The Student Government Association has revised their constitution for the first time in twelve years. The constitution had not been updated since 2010, and some much needed changes were made. The Purple reached out to former SGA President Lakeisha Phillips (C’22) and new SGA President Anna McCasland (C’23), to talk about why these changes were made and what they mean for the student body.
Phillips said, “It’s an entirely new constitution. The old constitution was very bare-bones, it didn’t have any outlining of processes or the descriptions for executive council jobs.” She says that it was very hard to work with as president and her goals could not be easily accomplished without this internal structure. She also said, “Now our new constitution, it has outlines for processes, it outlines responsibilities for each position, it has processes for if someone has to be removed from the cabinet and how to fill vacancies, all of it.”
While McCasland was not on the committee to rewrite the constitution, she says that she has been in the conversation all semester, even while away, and believes it is important for all of SGA to stay informed. McCasland stresses the importance of accountability that this new constitution allows in concretely defining each position’s responsibilities. “The first article of the constitution is about the rights of the student body and it details how students can access their SGA executive council and senators in order to see the change they want to see.” She says that Phillips did a great job of making herself and SGA more accessible to the student body and she wishes for students to take advantage of this access and their rights to talk about change they want to see. SGA senators and other executive councils will be held responsible and accountable this way.
McCasland also said that “the roles of positions have always been implied but never fully defined and that is something that this new constitution allows us to do. It outlines procedures with specific guidelines and even adds new positions like DEI and Marketing and Communications.” The constitution formalizes the function of these positions.
Phillips said that “even our meeting structure was very unorganized. Formalizing this structure and process, having monthly meetings with the deans of students and others has become really important.” The constitution serves as a document that inherently tells SGA what they should be doing.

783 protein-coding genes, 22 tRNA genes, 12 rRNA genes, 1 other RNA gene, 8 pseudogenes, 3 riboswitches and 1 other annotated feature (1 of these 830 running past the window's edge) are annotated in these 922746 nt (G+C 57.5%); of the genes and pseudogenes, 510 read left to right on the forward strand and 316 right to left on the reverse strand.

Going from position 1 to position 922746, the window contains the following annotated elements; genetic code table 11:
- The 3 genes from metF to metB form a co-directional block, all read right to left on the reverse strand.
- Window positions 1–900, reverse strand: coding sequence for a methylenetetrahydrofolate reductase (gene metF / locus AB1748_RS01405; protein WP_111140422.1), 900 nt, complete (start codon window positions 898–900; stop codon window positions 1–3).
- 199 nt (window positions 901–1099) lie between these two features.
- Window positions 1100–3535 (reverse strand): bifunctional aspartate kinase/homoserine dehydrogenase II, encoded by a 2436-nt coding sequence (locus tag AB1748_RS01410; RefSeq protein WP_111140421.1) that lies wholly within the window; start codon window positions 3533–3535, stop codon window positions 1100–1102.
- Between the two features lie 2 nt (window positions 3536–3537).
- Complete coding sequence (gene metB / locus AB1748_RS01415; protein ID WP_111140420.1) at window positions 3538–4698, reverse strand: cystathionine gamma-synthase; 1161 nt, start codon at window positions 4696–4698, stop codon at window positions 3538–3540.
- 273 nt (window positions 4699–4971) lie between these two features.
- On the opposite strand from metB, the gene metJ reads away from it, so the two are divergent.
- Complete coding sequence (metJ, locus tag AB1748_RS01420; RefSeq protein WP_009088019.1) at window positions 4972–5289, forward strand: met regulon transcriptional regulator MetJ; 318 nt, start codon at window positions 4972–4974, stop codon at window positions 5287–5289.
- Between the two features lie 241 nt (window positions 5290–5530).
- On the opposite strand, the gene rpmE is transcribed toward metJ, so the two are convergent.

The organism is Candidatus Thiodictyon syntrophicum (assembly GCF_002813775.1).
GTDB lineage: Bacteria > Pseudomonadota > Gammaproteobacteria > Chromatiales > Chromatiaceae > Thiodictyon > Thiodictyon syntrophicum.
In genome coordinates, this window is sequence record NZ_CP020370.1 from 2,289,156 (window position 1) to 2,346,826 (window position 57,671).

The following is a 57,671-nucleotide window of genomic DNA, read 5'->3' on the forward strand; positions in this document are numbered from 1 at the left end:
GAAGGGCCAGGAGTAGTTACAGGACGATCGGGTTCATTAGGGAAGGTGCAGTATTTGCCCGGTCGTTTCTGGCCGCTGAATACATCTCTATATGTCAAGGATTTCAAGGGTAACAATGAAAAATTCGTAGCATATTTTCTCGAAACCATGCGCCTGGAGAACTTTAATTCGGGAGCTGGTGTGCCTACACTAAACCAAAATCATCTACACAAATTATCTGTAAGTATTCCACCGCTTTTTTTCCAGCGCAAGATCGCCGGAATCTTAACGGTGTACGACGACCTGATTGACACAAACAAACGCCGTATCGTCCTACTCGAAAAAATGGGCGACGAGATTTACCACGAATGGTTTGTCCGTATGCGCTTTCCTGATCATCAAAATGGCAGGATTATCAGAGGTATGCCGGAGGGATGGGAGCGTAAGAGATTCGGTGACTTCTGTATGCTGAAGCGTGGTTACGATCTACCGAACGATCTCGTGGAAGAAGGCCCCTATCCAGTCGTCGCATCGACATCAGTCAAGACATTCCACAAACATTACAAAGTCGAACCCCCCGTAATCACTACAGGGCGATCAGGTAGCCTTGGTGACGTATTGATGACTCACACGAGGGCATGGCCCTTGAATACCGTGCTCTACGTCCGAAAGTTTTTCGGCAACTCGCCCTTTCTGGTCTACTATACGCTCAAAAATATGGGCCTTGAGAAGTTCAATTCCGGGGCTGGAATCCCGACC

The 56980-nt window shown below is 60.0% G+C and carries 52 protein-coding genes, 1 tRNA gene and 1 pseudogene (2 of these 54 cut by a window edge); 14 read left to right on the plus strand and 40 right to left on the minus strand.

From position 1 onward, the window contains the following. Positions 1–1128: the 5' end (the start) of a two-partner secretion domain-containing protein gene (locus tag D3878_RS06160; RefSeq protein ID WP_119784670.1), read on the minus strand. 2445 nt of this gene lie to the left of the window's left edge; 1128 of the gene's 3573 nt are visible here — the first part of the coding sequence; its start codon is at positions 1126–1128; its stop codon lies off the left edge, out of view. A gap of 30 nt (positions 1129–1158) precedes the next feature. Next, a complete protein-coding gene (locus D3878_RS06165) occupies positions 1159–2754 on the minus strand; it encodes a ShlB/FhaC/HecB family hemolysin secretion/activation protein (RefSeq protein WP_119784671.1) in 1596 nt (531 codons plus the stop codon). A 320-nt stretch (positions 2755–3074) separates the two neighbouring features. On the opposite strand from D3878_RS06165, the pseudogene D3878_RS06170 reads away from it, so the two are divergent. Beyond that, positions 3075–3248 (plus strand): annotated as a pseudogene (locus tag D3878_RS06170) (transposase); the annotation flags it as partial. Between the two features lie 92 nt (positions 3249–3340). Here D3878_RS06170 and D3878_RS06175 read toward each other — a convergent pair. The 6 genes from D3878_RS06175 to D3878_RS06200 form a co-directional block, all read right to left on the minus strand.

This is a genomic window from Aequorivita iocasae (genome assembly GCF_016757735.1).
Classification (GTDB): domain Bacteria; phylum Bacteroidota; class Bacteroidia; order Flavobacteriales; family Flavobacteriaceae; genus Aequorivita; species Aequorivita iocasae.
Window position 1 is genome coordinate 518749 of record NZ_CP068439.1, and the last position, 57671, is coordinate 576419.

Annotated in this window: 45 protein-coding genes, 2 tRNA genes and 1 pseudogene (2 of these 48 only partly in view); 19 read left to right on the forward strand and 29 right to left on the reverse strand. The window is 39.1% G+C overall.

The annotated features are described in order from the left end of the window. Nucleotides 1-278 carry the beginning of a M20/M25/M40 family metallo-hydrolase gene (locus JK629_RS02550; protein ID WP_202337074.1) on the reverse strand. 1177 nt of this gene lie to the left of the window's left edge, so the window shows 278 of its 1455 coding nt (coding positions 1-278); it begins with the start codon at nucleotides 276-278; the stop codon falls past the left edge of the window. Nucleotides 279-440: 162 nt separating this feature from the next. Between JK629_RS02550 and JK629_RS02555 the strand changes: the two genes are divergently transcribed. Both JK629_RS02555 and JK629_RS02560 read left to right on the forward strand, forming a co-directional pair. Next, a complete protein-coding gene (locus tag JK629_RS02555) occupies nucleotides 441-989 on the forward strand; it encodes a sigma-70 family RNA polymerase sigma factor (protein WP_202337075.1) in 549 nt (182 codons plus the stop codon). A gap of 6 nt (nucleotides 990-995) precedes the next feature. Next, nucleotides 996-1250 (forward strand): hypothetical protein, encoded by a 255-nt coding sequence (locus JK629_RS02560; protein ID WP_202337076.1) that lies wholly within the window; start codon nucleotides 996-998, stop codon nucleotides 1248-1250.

McCasland said, “The purpose of the constitution is to make sure that members function in a way that is efficient, productive, and creating tangible change. It also gives us a process to follow when we must reevaluate if people are doing their jobs correctly.” She also said, “outlining these guidelines opens the door for students to have conversations with SGA about what they want to see change. Students aren’t always heard like they should be or want to be and this helps to pave the way for EQB like it should be functioning.” This new constitution helps the new SGA council to be proactive instead of reactive in the upcoming year and take actionable steps based on the current needs of the students.
Phillips said that one very important thing in the new constitution is the written rule that it must be reviewed and revised once a year. This will prevent the document from becoming stagnant and also prevent a Student Government Association that is solely reactionary and does not function to its fullest potential. When asked what her hope was for the future use of the constitution, Phillips, laughing, said, “I hope they use it. This way, the president is able to complete their platform and not have to worry about ‘how does this work?’”
The new SGA constitution can be found here and Phillips wishes that any students who have questions or concerns reach out to new SGA executive members.